A timeline of recent events indicates that David Paterson’s views on the domestic violence case against State Senator Hiram Monserrate may well have been affected by the New York Times‘ investigation of similar allegations against the governor’s top aide and close friend, David Johnson.
In Wednesday’s account of three domestic-violence incidents involving Johnson, the Times noted that Paterson “has also become increasingly vocal in his criticism” of Monserrate, a brief reference to larger questions about the governor’s sudden conversion on the case.
Here’s the timeline:
October 22, 2009: Paterson “declined to join other top Democrats who are calling” for Monserrate’s resignation after his misdemeanor assault conviction, the Associated Press reports.
January 15, 2010: The day the state Senate report on Monserrate is released, Paterson says “either censure or expulsion is warranted,” choices posed by the Senate committee as well. By then, however, many senators and the Paterson-appointed state party chair had already publicly urged resignation or expulsion.
February 4: New York Post bureau chief Fred Dicker mentions that the Times is working on a “bombshell” story about Paterson, and the Observer’s John Koblin tweets about it, spurring rampant speculation about the story. Dicker says the Times had exclusive access to a critical source that obviously proved to be Johnson’s girlfriend. (Johnson is alleged in the Times story, when it’s finally published on February 17, to have had three altercations with the woman, who was not named by the Times but who apparently filed police reports twice and was punched once.)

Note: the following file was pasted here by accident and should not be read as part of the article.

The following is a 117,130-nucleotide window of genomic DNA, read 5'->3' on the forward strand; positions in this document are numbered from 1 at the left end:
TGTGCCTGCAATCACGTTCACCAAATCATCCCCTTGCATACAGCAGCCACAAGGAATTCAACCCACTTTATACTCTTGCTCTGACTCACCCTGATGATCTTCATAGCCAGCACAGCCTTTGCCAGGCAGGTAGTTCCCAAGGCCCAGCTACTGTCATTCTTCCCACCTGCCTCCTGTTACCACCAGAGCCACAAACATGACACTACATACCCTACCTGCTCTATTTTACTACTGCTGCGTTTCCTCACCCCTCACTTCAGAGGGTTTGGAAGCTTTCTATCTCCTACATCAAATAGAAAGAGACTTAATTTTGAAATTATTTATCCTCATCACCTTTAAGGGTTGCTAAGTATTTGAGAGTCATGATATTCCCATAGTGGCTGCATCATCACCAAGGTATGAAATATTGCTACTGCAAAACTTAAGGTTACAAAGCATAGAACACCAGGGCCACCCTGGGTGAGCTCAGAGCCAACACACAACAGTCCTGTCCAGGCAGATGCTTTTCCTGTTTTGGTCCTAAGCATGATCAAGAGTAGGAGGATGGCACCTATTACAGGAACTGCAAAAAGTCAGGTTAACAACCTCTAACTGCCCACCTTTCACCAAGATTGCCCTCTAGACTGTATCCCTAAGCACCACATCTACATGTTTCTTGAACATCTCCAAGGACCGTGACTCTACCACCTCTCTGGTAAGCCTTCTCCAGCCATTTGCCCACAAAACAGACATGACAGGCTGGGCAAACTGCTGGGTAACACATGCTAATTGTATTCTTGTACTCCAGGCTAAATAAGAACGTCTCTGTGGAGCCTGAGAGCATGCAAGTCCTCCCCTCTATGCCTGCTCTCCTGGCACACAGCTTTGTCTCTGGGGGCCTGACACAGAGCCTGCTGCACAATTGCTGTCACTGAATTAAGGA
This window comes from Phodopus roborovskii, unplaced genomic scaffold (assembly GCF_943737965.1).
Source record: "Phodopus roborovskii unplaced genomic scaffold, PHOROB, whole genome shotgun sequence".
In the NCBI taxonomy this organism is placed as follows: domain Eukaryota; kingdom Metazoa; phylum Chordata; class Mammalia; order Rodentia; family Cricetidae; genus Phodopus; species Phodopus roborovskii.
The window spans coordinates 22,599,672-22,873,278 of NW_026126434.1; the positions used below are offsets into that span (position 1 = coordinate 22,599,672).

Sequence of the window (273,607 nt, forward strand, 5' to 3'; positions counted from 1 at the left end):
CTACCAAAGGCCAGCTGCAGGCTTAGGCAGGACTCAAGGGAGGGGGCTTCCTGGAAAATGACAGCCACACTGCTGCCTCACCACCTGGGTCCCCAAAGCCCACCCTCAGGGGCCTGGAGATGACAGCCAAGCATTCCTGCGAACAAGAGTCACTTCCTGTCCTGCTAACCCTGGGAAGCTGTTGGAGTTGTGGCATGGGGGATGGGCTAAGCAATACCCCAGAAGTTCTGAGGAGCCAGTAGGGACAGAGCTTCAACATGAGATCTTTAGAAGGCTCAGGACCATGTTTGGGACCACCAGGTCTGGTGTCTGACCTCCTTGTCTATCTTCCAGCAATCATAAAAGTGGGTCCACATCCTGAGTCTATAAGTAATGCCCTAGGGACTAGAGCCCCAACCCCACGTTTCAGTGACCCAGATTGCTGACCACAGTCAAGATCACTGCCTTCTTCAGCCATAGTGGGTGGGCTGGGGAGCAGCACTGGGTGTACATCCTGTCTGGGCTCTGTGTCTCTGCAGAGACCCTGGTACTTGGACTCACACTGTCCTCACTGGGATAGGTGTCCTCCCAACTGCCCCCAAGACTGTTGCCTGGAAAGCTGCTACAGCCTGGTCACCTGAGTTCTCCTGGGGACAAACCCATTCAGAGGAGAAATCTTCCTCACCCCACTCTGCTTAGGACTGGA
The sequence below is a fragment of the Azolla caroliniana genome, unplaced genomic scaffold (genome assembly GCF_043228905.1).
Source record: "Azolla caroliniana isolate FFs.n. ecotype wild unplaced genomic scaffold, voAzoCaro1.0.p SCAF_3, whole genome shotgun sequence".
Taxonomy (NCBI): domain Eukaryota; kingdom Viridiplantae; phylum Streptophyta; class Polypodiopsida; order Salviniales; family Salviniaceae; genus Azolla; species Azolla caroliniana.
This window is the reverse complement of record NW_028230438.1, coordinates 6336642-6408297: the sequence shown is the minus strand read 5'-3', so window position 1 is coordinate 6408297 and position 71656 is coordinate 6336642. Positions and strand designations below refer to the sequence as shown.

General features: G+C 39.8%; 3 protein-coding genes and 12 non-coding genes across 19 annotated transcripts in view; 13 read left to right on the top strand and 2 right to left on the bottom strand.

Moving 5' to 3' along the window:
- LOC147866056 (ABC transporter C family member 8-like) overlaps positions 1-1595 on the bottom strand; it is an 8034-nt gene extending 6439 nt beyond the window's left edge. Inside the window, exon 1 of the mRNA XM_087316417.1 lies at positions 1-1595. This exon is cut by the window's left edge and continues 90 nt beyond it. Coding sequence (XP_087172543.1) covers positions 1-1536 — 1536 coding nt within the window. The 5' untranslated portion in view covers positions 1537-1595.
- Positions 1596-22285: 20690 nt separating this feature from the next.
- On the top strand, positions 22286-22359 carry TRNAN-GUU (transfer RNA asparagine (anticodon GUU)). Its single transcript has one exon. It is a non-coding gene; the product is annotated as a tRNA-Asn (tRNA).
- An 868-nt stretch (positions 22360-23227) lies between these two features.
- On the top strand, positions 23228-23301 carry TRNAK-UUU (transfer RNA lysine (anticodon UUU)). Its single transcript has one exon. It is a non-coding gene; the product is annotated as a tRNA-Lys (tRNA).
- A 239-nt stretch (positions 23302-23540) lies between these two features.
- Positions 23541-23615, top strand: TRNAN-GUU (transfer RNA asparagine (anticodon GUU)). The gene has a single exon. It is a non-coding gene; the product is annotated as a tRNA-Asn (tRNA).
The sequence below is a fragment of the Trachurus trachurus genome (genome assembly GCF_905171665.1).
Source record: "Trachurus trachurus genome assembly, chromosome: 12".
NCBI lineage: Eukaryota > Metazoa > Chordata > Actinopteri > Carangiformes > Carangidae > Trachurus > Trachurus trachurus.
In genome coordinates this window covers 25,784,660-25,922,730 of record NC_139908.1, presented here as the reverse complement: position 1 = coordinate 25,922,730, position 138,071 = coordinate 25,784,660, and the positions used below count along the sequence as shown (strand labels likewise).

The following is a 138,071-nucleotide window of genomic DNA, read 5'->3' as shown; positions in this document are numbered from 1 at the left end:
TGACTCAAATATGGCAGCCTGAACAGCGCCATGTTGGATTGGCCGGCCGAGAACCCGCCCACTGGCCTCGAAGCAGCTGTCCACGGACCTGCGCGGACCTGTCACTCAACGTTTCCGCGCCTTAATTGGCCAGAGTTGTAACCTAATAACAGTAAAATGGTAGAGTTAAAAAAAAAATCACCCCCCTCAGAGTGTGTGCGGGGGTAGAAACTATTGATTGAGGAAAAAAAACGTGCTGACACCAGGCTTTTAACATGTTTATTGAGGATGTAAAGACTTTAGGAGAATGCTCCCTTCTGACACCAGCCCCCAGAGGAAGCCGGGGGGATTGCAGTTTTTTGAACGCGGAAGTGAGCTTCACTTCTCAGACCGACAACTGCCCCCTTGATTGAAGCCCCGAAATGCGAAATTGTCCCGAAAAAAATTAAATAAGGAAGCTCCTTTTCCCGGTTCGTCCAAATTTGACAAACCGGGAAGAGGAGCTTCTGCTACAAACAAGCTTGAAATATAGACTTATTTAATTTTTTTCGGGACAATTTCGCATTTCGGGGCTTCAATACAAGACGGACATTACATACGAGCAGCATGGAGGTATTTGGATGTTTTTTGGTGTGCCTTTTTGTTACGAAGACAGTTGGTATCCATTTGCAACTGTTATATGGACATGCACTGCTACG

February 8: Paterson announces that he will call a special election within 30 days of Monserrate’s expulsion, a move that indicates that Senate Democrats will not be without Monserrate’s critical vote long. Not only is it a very short period of time for a special election, it is an unprecedented step before a Senate vote.
February 9: Monserrate is expelled from the Senate.
February 13: Paterson tells the Times that Monserrate got off easy with a misdemeanor conviction and an expulsion, saying that his attack against his girlfriend (he was convicted of dragging her down a hallway) was “just a prelude to another attack.”
February 16: The Times posts its front-page story on Johnson, and Paterson is quoted as telling the paper: “I think in anybody’s history, you can come up with a couple of incidents where they acted improperly.” He added that an incident between Johnson and his girlfriend that occurred as recently as October, around the time of Monserrate’s conviction, “may have been one of them.”
Eric Schneiderman, the state senator who chaired the Monserrate investigation committee, tells the Voice that he had talks with the governor about the case. “David’s position did harden” over time, Schneiderman says. “His position wasn’t as tough in the beginning as it was in the end. I had very specific conversations when I laid out a set of facts for him. Whether there was some other motivation for his stronger position, perhaps. I’m just glad he agreed.”
Schneiderman says he’d like to think he persuaded Paterson to adopt a tougher stance, indicating that Paterson’s eventual statement adopted one of the arguments he forcefully presented to the governor.